Timing differences

In many cases the deferred tax outcome will be similar for a temporary difference or [|timing difference approach]. However, differences can arise such as in relation to revaluation of fixed assets qualifying for tax depreciation, which gives rise to a deferred tax asset under a balance sheet approach, but in general should have no impact under a [|timing difference] approach.

Justification for deferred tax accounting

Deferred tax is relevant to the matching principle.


Deferred tax liabilities

Deferred tax liabilities generally arise where tax relief is provided in advance of an accounting expense/unpaid liabilities, or income is accrued but not taxed until received

Deferred tax assets

Deferred tax assets generally arise where tax relief is provided after an expense is deducted for accounting purposes:
An asset on a company's balance sheet that may be used to reduce any subsequent period's income tax expense. Deferred tax assets can arise due to net loss carryover.

Deferred tax in modern accounting standards

Modern accounting standards typically require that a company provides for deferred tax in accordance with either the temporary difference or timing difference approach. Where a deferred tax liability or asset is recognised, the liability or asset should reduce over time as the temporary or timing difference reverses.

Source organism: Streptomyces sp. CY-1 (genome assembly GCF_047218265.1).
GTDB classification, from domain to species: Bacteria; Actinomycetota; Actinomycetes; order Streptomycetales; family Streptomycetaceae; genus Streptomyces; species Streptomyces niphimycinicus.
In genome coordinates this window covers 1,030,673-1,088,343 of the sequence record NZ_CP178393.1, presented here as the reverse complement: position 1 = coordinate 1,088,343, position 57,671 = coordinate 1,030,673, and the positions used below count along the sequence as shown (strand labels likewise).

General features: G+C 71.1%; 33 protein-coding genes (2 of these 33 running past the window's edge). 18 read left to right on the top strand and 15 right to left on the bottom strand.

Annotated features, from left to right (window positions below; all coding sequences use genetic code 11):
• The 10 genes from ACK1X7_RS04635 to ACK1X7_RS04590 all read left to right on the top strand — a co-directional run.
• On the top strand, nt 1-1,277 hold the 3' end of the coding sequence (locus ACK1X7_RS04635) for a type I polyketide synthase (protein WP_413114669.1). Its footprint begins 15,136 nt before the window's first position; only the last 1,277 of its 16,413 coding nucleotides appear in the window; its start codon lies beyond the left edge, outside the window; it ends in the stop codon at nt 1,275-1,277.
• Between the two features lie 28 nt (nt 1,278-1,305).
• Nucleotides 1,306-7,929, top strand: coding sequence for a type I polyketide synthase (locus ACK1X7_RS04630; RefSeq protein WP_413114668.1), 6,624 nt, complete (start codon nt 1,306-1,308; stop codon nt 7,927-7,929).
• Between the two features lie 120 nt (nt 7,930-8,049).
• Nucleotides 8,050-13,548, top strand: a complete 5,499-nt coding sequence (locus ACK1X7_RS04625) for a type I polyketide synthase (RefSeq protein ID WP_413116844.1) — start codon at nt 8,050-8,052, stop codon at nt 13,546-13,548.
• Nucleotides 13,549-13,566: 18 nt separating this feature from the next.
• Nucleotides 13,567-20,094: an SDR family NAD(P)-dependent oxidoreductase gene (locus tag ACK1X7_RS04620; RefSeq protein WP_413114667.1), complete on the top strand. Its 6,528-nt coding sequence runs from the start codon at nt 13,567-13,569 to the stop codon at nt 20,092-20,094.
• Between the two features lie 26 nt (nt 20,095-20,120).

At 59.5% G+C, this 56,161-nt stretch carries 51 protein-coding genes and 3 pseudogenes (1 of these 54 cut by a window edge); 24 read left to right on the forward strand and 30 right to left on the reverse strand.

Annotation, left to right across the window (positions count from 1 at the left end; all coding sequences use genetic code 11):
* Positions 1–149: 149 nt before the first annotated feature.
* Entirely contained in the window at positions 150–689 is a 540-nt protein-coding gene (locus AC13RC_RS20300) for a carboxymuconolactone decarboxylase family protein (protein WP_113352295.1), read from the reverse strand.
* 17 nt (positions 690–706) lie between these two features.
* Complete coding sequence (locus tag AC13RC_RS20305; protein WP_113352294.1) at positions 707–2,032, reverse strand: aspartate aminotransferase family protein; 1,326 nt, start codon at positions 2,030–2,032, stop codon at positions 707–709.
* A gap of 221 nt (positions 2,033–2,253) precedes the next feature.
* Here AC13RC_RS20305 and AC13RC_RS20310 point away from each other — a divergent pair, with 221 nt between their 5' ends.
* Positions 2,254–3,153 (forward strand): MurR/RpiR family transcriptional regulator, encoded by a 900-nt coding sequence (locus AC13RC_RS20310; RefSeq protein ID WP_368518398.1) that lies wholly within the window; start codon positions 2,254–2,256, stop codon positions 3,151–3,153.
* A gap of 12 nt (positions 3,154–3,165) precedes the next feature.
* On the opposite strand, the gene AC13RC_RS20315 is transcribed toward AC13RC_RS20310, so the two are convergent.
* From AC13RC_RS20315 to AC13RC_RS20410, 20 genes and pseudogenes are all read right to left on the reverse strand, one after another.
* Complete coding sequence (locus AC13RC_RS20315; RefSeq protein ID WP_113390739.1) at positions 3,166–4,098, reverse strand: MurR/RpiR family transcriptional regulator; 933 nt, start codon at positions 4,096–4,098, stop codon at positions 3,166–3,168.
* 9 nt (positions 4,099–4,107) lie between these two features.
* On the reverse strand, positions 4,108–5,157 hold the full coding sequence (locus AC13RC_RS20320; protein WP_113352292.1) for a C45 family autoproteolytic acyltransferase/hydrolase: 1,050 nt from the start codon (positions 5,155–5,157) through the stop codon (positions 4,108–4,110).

Under International Financial Reporting Standards, deferred tax should be accounted for using the principles in IAS 12: Income Taxes, which is similar to SFAS 109 under US GAAP. Both these accounting standards require a temporary difference approach.
Other accounting standards which deal with deferred tax include:
Management has an obligation to accurately report the true state of the company, and to make judgements and estimations where necessary. In the context of tax assets and liabilities, there must be a reasonable likelihood that the tax difference may be realised in future years.
For example, a tax asset may appear on the company's accounts due to losses in previous years. In this case a deferred tax asset should be recognised if and only if the management considered that there will be sufficient future taxable profit to use the tax loss. If it becomes clear that the company does not expect to make profits in future years, the value of the tax asset has been impaired: in the estimation of management, the likelihood that this tax loss can be used in the future has significantly fallen.
In cases where the carrying value of tax assets or liabilities has changed, the company may need to do a write down, and in certain cases involving in particular a fundamental error, a restatement of its financial results from previous years. Such write-downs may involve either significant income or expenditure being recorded in the company's profit and loss for the financial year in which the write-down takes place.